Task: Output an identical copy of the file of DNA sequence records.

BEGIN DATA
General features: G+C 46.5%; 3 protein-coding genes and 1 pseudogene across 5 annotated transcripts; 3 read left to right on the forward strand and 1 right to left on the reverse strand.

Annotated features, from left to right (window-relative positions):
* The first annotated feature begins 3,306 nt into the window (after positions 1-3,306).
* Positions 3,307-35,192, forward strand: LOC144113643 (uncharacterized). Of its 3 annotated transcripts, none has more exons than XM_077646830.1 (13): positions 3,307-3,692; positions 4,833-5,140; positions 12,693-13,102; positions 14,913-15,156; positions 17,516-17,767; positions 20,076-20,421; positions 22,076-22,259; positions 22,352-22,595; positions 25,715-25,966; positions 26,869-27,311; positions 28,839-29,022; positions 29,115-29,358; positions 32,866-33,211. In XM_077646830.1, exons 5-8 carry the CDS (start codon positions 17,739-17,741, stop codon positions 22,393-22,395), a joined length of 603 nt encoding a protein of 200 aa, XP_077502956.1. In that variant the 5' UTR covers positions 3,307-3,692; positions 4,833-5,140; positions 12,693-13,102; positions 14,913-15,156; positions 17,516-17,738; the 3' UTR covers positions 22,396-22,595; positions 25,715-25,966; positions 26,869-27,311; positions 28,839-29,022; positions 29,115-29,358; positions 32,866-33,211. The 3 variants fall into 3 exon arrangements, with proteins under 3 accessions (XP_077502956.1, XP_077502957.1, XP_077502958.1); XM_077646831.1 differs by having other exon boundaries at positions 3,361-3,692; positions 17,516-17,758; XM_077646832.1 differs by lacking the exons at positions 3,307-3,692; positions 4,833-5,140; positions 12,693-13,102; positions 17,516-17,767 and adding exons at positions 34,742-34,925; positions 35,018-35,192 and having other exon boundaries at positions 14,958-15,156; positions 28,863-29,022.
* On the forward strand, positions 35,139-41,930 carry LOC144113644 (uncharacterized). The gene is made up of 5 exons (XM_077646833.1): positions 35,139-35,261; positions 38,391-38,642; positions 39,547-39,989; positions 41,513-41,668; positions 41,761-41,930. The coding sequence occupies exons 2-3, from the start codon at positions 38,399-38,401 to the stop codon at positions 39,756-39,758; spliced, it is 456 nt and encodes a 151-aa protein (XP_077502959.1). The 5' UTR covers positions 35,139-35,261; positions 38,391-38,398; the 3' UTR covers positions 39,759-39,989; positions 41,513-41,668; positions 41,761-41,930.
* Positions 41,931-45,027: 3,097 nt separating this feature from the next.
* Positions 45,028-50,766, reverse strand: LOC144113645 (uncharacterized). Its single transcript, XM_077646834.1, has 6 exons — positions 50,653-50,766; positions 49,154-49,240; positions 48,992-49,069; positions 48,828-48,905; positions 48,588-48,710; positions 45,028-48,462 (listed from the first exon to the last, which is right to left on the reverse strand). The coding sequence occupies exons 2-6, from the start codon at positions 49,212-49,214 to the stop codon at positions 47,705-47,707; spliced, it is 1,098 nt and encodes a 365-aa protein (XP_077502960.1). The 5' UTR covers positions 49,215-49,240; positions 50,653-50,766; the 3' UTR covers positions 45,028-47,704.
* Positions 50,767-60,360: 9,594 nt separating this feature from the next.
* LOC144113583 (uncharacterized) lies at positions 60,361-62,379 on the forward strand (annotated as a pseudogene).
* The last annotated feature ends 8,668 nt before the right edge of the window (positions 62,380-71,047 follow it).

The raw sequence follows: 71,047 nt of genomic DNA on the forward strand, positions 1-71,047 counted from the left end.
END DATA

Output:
General features: G+C 46.5%; 3 protein-coding genes and 1 pseudogene across 5 annotated transcripts; 3 read left to right on the forward strand and 1 right to left on the reverse strand.

Annotated features, from left to right (window-relative positions):
* The first annotated feature begins 3,306 nt into the window (after positions 1-3,306).
* Positions 3,307-35,192, forward strand: LOC144113643 (uncharacterized). Of its 3 annotated transcripts, none has more exons than XM_077646830.1 (13): positions 3,307-3,692; positions 4,833-5,140; positions 12,693-13,102; positions 14,913-15,156; positions 17,516-17,767; positions 20,076-20,421; positions 22,076-22,259; positions 22,352-22,595; positions 25,715-25,966; positions 26,869-27,311; positions 28,839-29,022; positions 29,115-29,358; positions 32,866-33,211. In XM_077646830.1, exons 5-8 carry the CDS (start codon positions 17,739-17,741, stop codon positions 22,393-22,395), a joined length of 603 nt encoding a protein of 200 aa, XP_077502956.1. In that variant the 5' UTR covers positions 3,307-3,692; positions 4,833-5,140; positions 12,693-13,102; positions 14,913-15,156; positions 17,516-17,738; the 3' UTR covers positions 22,396-22,595; positions 25,715-25,966; positions 26,869-27,311; positions 28,839-29,022; positions 29,115-29,358; positions 32,866-33,211. The 3 variants fall into 3 exon arrangements, with proteins under 3 accessions (XP_077502956.1, XP_077502957.1, XP_077502958.1); XM_077646831.1 differs by having other exon boundaries at positions 3,361-3,692; positions 17,516-17,758; XM_077646832.1 differs by lacking the exons at positions 3,307-3,692; positions 4,833-5,140; positions 12,693-13,102; positions 17,516-17,767 and adding exons at positions 34,742-34,925; positions 35,018-35,192 and having other exon boundaries at positions 14,958-15,156; positions 28,863-29,022.
* On the forward strand, positions 35,139-41,930 carry LOC144113644 (uncharacterized). The gene is made up of 5 exons (XM_077646833.1): positions 35,139-35,261; positions 38,391-38,642; positions 39,547-39,989; positions 41,513-41,668; positions 41,761-41,930. The coding sequence occupies exons 2-3, from the start codon at positions 38,399-38,401 to the stop codon at positions 39,756-39,758; spliced, it is 456 nt and encodes a 151-aa protein (XP_077502959.1). The 5' UTR covers positions 35,139-35,261; positions 38,391-38,398; the 3' UTR covers positions 39,759-39,989; positions 41,513-41,668; positions 41,761-41,930.
* Positions 41,931-45,027: 3,097 nt separating this feature from the next.
* Positions 45,028-50,766, reverse strand: LOC144113645 (uncharacterized). Its single transcript, XM_077646834.1, has 6 exons — positions 50,653-50,766; positions 49,154-49,240; positions 48,992-49,069; positions 48,828-48,905; positions 48,588-48,710; positions 45,028-48,462 (listed from the first exon to the last, which is right to left on the reverse strand). The coding sequence occupies exons 2-6, from the start codon at positions 49,212-49,214 to the stop codon at positions 47,705-47,707; spliced, it is 1,098 nt and encodes a 365-aa protein (XP_077502960.1). The 5' UTR covers positions 49,215-49,240; positions 50,653-50,766; the 3' UTR covers positions 45,028-47,704.
* Positions 50,767-60,360: 9,594 nt separating this feature from the next.
* LOC144113583 (uncharacterized) lies at positions 60,361-62,379 on the forward strand (annotated as a pseudogene).
* The last annotated feature ends 8,668 nt before the right edge of the window (positions 62,380-71,047 follow it).

The raw sequence follows: 71,047 nt of genomic DNA on the forward strand, positions 1-71,047 counted from the left end.